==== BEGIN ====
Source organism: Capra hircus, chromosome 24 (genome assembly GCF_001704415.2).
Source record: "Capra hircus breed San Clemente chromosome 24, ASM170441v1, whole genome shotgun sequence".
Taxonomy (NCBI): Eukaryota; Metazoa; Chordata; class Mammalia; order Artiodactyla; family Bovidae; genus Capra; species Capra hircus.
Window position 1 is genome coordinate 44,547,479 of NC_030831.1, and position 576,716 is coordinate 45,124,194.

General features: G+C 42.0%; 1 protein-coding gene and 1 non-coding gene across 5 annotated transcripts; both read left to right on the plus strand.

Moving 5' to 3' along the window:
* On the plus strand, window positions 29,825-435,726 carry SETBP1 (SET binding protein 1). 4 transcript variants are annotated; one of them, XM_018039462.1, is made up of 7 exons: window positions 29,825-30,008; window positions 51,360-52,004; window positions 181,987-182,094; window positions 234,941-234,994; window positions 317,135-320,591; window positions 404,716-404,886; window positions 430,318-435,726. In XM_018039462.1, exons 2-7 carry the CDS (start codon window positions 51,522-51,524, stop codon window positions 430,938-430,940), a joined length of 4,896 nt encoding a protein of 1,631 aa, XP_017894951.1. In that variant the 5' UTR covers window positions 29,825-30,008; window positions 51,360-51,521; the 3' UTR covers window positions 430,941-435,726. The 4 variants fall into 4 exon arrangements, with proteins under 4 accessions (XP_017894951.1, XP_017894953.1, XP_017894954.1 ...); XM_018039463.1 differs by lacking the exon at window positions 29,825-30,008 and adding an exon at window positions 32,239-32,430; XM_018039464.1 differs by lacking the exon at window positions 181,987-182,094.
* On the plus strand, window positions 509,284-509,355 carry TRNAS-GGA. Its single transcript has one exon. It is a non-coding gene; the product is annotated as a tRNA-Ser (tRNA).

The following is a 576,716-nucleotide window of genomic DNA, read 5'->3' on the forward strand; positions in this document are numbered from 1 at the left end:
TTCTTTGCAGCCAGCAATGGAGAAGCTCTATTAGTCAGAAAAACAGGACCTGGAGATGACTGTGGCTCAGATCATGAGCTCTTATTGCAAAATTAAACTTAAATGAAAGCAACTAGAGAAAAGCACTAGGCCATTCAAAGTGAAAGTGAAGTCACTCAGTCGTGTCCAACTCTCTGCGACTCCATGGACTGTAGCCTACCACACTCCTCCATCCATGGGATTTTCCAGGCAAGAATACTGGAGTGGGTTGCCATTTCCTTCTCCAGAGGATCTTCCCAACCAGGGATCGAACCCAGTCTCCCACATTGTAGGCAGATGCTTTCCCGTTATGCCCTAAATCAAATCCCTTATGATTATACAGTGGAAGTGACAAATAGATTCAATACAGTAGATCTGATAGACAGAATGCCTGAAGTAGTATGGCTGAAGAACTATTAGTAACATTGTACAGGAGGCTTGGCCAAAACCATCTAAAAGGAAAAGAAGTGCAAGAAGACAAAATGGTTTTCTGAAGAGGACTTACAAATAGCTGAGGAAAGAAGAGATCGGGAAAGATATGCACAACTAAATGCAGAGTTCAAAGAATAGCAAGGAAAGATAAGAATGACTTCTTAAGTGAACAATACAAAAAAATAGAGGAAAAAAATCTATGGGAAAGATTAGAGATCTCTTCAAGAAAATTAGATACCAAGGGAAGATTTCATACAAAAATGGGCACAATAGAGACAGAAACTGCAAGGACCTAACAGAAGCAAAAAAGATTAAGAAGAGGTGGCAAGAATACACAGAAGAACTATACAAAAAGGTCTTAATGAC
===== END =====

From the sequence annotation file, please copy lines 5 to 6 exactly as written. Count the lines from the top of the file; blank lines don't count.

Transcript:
General features: G+C 42.0%; 1 protein-coding gene and 1 non-coding gene across 5 annotated transcripts; both read left to right on the plus strand.

Moving 5' to 3' along the window: